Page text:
HB-316 (2019), enact­ed into law in response to SAFE Com­mis­sion rec­om­men­da­tions, DOES require a “ver­i­fi­able paper record read­able by the vot­er before cast­ing.” Impor­tant­ly, how­ev­er, the law DOES NOT require an “auditable paper record for every vote that the vot­er has an oppor­tu­ni­ty to review before cast­ing.” I say that because, requir­ing an “auditable paper record that the vot­er can check before cast­ing” antic­i­pates that the paper record the vot­er checks before cast­ing would be the same record count­ed and audit­ed. The law does not require that. Instead the law left the deter­mi­na­tion of recount meth­ods to the State Board of Elec­tions, each mem­ber of which appoint­ed by, and behold­en to, the Sec­re­tary of State. 

Thus, respect­ing Rec­om­men­da­tion #1, the work Sec­re­tary of State Kemp’s SAFE Com­mis­sion under­took com­plet­ed an utter waste of time. The very pur­pose of hav­ing a vot­er check his or her selec­tions, is the expec­ta­tion that those checked selec­tions would become the data col­lect­ed by the machine and used in anyre­count effort. That require­ment did not make it into law and is not the pro­ce­dure the present bal­lot mark­ing device sys­tem under­takes. Instead, the machines in use since 2020 inter­pret QR codes which the vot­er has no way of ver­i­fy­ing pri­or to sub­mit­ting a bal­lot for scanning.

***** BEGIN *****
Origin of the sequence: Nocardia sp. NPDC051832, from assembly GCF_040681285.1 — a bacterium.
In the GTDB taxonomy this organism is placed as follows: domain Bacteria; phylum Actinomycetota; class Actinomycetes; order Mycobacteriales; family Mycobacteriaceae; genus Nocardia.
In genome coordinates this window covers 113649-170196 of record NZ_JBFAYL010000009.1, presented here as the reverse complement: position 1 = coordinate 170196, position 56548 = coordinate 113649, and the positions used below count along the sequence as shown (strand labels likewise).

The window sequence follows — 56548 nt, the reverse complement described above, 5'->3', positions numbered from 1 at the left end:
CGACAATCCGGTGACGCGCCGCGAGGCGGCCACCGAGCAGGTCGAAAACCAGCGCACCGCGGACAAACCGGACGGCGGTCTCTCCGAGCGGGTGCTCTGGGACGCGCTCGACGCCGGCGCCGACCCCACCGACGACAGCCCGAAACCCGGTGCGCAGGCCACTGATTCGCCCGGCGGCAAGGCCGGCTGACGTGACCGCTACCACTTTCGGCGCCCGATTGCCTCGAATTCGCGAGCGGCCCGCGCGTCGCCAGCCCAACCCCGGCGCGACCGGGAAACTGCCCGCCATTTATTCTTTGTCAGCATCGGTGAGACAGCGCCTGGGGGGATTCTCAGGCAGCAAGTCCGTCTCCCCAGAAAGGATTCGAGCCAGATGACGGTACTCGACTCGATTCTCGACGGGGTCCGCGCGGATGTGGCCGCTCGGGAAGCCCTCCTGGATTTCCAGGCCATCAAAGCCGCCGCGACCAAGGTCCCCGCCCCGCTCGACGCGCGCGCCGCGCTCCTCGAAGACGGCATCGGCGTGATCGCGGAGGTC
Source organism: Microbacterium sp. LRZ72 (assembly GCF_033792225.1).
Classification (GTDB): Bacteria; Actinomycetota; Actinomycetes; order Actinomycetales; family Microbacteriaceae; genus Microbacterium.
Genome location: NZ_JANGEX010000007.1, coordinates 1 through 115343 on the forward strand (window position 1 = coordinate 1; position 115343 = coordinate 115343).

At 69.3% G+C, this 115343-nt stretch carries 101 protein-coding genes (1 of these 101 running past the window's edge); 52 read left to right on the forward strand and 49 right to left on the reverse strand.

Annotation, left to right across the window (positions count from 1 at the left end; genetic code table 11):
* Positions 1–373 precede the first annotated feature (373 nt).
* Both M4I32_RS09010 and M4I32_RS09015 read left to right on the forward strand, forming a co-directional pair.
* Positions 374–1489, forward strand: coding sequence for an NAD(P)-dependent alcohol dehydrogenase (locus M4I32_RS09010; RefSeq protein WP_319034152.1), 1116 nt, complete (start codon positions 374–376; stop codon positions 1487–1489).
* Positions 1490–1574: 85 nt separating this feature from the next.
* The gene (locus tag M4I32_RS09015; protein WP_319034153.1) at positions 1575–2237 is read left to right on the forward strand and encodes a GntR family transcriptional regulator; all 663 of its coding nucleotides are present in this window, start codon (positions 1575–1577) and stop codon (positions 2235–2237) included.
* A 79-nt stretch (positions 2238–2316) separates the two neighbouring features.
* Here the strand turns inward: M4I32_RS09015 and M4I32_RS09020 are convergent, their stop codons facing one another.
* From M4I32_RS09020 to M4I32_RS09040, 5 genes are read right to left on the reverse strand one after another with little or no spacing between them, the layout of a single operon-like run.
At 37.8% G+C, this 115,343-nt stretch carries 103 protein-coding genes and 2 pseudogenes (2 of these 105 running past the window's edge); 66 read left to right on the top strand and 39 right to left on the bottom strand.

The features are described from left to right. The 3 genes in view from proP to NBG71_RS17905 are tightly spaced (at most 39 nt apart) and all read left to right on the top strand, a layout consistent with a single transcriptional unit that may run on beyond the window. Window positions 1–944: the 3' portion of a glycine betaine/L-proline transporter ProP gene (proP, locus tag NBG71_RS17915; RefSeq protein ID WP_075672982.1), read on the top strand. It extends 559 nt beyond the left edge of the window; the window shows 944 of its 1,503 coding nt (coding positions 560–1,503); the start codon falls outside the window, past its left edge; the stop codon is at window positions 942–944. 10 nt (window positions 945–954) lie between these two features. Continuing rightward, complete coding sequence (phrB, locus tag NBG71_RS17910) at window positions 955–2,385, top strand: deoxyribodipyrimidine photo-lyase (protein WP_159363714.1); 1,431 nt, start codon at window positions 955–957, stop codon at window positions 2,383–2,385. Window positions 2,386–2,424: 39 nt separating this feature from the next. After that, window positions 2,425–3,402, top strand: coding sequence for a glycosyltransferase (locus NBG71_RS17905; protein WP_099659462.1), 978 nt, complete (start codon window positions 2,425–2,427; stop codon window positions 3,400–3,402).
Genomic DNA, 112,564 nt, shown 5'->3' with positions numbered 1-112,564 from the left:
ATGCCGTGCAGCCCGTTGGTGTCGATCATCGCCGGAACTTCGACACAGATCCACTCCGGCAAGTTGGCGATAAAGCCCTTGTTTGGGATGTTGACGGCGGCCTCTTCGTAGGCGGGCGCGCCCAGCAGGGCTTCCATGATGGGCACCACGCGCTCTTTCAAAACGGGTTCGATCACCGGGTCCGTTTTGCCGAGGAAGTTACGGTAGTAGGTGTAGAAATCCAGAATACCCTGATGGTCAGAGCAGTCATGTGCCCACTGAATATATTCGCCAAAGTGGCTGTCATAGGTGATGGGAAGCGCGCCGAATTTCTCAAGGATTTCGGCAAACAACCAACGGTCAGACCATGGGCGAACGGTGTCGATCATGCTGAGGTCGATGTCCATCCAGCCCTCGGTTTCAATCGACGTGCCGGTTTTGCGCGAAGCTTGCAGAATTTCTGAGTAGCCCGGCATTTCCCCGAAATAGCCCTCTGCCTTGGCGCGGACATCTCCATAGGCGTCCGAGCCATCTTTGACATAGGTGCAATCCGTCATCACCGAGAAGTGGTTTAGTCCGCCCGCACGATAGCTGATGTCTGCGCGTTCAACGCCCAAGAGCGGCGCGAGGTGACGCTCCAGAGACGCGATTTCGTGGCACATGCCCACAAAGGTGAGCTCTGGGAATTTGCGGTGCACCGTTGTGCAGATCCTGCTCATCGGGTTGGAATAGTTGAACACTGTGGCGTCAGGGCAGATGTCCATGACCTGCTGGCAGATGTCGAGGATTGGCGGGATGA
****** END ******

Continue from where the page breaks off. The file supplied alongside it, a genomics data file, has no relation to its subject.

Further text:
So, who was the Chair­man of the SAFE Commission? 

Bri­an Kemp 

Who is the gov­er­nor who signed HB316 into law with­out requir­ing his own vital SAFE Com­mis­sion rec­om­men­da­tions to be incorporated? 

The same Bri­an Kemp 

Con­clu­sion: As chair­man of the SAFE Com­mis­sion, Bri­an Kemp knew pur­pose of the SAFE Com­mis­sion. He knew the SAFE Com­mis­sion rec­om­men­da­tions, yet he did not require those rec­om­men­da­tions be strict­ly incor­po­rat­ed into the law. Thus, not only can Bri­an Kemp not be trust­ed, but nei­ther can the vot­ing sys­tem he sub­se­quent­ly pur­chased pur­suant to the law he signed. 

SAFE Recommendation #7

“Geor­gia should require post-elec­tion, pre-cer­ti­fi­ca­tion audits. These audits will cer­tain­ly be time con­sum­ing and add work to coun­ty elec­tion offi­cials, but they are nec­es­sary to show trans­paren­cy and main­tain trust in the elec­tions process…Elec­tion audits should rely on a paper vote record that is eas­i­ly read­able with­out a tech­ni­cal device, should be con­duct­ed on dif­fer­ent machin­ery than Elec­tion Day tab­u­la­tion, and should be con­duct­ed publicly.”

SAFE Com­mis­sion rec­om­men­da­tion #7 is a vital cross-check to ensure free and fair elec­tions. How­ev­er, the law Gov­er­nor Kemp signed does not require any cross-check­ing pro­vi­sion SAFE Rec­om­men­da­tion #7 advised. Post-cer­ti­fi­ca­tion audits are not required under HB316 and are per­formed entire­ly at the dis­cre­tion of the Geor­gia Board of Elec­tions, in oth­er words, the Sec­re­tary of State. There is no require­ment that a post-cer­ti­fi­ca­tion audit use any method oth­er than min­i­mal­ly run­ning the same pieces of paper back through the same scan­ning machines.